Traditional cultures knew where to find the herds and schools of wildlife at the moments of their greatest abundance, and well before the invention of farming, there was extensive trade in smoked, dried, pickled, or otherwise preserved animal and fish proteins, and especially in rendered oils. A spoonful of oil can vastly reduce the amount of other foods that need to be consumed for survival; it's a make-or-break essential in subsistance situations.
The absurdity of trying to evaluate whether migratory geese have eaten the same number of calories from our garden, as we gain when we shoot one for the table, and how to count the poop they leave behind in that final moment, should illustrate the limits of a 'closed-loop' analysis of human food production. There is no real closed loop on the planet; even the planet receives essential energy from outside (sun and tides). All attempts to live in a sealed bubble so far have failed, usually in a matter of months or years, not generations. The illusion that we can be self-sufficient on any amount of land is just that, an illusion.
Without the clean air from ocean algae, spray, and rain; without the clean water from atmospheric cycling and microbiological filtration; without the shelter and climate mitigation provided by forests and sloughs; without the beauty and utility of even synthetic materials, and the danger that culls ourselves and all other species from reckless over-population, the footprint of one's garden in acres is trivial. If the world's commercial food supplies collapse in a cataclysmic shock, no amount of acreage can guarantee even the most careful gardener to survive.
So while importing grains for yourself and your livestock may not be 'self-sufficiency' in the mathematical sense, I do think it can be a wise move toward a lower-footprint lifestyle.
Growing your own favorite foods can be a very realistic way to reduce your energy footprint, carbon footprint, and the amount of arable land that others farm on your behalf, often in unsustainable ways.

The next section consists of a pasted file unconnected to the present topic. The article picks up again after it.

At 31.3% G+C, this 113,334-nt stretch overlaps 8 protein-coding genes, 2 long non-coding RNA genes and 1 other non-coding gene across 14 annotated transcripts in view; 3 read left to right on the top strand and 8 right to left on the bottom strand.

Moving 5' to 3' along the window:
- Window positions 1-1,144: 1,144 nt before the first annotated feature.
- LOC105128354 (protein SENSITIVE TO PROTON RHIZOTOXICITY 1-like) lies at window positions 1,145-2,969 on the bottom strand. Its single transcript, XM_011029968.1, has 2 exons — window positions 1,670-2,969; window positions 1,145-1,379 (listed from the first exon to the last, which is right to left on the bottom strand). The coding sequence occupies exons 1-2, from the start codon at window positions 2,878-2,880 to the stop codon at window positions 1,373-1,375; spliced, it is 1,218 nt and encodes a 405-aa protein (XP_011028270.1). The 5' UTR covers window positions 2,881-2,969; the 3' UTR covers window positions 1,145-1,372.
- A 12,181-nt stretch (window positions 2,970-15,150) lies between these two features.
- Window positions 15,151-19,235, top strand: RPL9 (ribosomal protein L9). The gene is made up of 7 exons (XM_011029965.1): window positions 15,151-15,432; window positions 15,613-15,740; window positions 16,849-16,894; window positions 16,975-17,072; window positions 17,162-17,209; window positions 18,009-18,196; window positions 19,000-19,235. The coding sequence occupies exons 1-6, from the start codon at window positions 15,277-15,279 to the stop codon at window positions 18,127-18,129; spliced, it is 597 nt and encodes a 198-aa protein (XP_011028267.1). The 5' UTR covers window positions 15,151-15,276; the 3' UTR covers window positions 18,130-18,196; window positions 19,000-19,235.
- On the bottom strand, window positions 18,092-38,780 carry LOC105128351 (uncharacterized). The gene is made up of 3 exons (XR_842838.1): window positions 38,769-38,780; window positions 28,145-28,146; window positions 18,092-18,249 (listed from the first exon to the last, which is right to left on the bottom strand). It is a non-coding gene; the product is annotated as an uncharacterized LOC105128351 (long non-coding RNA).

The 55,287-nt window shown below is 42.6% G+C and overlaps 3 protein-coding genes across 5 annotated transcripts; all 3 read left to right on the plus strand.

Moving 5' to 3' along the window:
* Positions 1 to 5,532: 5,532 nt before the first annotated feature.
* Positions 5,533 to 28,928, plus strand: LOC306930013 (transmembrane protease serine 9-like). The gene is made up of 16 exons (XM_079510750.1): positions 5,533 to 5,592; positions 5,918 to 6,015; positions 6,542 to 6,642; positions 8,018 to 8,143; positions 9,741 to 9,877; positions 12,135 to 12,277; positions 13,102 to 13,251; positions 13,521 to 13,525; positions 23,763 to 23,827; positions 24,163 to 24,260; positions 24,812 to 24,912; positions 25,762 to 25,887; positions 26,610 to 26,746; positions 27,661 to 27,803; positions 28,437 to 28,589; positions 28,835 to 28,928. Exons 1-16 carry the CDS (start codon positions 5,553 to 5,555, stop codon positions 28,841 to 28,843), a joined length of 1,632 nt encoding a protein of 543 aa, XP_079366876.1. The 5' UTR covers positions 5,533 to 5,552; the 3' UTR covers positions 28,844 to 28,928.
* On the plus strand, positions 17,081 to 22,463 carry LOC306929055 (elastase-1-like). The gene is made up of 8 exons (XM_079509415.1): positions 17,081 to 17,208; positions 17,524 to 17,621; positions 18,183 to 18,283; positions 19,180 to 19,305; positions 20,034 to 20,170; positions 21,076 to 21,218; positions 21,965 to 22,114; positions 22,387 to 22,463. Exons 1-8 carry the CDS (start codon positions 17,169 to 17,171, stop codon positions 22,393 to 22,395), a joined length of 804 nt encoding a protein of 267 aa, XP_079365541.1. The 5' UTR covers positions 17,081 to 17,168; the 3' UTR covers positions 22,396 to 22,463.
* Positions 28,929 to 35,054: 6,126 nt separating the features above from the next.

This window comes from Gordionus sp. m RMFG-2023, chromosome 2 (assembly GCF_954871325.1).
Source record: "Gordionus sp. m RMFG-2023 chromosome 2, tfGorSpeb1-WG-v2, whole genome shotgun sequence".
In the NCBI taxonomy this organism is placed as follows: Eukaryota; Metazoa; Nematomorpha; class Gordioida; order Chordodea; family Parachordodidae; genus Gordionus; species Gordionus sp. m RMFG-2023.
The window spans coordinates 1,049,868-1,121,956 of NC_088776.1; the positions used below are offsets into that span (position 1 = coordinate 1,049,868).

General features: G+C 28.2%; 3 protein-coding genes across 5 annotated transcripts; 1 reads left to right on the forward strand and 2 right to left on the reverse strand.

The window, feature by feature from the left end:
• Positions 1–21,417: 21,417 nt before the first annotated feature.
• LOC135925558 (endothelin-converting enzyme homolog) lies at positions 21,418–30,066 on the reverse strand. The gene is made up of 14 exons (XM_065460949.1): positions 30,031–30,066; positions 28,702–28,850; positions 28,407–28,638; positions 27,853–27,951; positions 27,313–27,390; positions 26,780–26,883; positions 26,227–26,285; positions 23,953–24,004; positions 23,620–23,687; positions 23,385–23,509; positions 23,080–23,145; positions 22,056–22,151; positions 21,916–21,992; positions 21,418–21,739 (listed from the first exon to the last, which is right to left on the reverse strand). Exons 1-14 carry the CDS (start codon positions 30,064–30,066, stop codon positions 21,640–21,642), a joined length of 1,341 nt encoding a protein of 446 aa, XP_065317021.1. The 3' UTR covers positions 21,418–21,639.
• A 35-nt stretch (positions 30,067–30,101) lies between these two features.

Buying organic 'cash crops' from people who are doing their best to produce food in sustainable ways seems like a workable part of a globally-sustainable solution. Raising chickens on the worms from your neighbors' unwanted compost, and selling the eggs to purchase OG grains and chocolate, fair-trade coffee, local honey, and non-GMO oils, might do more for a sustainable future than trying to subsist on local tubers, bedstraw, and legumes you can grow yourself. I'm sorry, but no other bean is a substitute for chocolate.
If the question is 'How many people can we fit on the planet?' I don't want to imagine the answer. Nothing in human history suggests that increasing the population density ever leads to a fairer distribution of food. As a group, the 'maximum sustainable yield' population of people is one drought cycle away from rationing and riots, and one climate cycle away from famine and war.
I want to get better and better at thriving in a smaller footprint, living in ways that make room for antelope and owls, elephants and tigers, brain coral, and every creeping thing that has no Latin name. I don't want to barely conserve the treasure in my keeping; I want to return it with interest when my time comes.
I don't care much how much land I need for my own exclusive use, or how many people could live on a 'fair share' of nature's bounty.
I want to know how to share it better.